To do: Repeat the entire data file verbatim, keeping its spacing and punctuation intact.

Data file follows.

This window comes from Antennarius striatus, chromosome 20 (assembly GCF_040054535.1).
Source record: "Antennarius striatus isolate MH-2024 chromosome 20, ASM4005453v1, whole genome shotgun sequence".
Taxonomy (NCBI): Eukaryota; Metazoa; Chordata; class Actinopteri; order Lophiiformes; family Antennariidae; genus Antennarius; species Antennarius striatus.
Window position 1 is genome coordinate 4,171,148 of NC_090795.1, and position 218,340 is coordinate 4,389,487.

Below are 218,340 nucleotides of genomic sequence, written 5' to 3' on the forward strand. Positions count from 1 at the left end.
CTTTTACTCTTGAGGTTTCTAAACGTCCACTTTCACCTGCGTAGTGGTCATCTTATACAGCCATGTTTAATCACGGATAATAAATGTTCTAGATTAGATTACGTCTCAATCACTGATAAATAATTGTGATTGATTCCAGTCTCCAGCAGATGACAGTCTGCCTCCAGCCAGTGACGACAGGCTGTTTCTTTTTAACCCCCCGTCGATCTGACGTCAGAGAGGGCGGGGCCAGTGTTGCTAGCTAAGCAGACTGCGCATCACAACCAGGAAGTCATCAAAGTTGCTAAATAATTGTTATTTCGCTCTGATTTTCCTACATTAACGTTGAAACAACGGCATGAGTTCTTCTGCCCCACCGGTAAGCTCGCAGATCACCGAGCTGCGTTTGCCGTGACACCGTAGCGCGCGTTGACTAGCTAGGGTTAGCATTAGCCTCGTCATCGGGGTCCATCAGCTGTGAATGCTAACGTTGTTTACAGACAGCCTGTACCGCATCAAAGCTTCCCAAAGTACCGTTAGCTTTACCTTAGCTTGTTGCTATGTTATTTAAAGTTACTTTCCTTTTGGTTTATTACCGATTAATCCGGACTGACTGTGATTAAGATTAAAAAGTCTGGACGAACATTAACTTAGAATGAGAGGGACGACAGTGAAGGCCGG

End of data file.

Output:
This window comes from Antennarius striatus, chromosome 20 (assembly GCF_040054535.1).
Source record: "Antennarius striatus isolate MH-2024 chromosome 20, ASM4005453v1, whole genome shotgun sequence".
Taxonomy (NCBI): Eukaryota; Metazoa; Chordata; class Actinopteri; order Lophiiformes; family Antennariidae; genus Antennarius; species Antennarius striatus.
Window position 1 is genome coordinate 4,171,148 of NC_090795.1, and position 218,340 is coordinate 4,389,487.

Below are 218,340 nucleotides of genomic sequence, written 5' to 3' on the forward strand. Positions count from 1 at the left end.
CTTTTACTCTTGAGGTTTCTAAACGTCCACTTTCACCTGCGTAGTGGTCATCTTATACAGCCATGTTTAATCACGGATAATAAATGTTCTAGATTAGATTACGTCTCAATCACTGATAAATAATTGTGATTGATTCCAGTCTCCAGCAGATGACAGTCTGCCTCCAGCCAGTGACGACAGGCTGTTTCTTTTTAACCCCCCGTCGATCTGACGTCAGAGAGGGCGGGGCCAGTGTTGCTAGCTAAGCAGACTGCGCATCACAACCAGGAAGTCATCAAAGTTGCTAAATAATTGTTATTTCGCTCTGATTTTCCTACATTAACGTTGAAACAACGGCATGAGTTCTTCTGCCCCACCGGTAAGCTCGCAGATCACCGAGCTGCGTTTGCCGTGACACCGTAGCGCGCGTTGACTAGCTAGGGTTAGCATTAGCCTCGTCATCGGGGTCCATCAGCTGTGAATGCTAACGTTGTTTACAGACAGCCTGTACCGCATCAAAGCTTCCCAAAGTACCGTTAGCTTTACCTTAGCTTGTTGCTATGTTATTTAAAGTTACTTTCCTTTTGGTTTATTACCGATTAATCCGGACTGACTGTGATTAAGATTAAAAAGTCTGGACGAACATTAACTTAGAATGAGAGGGACGACAGTGAAGGCCGG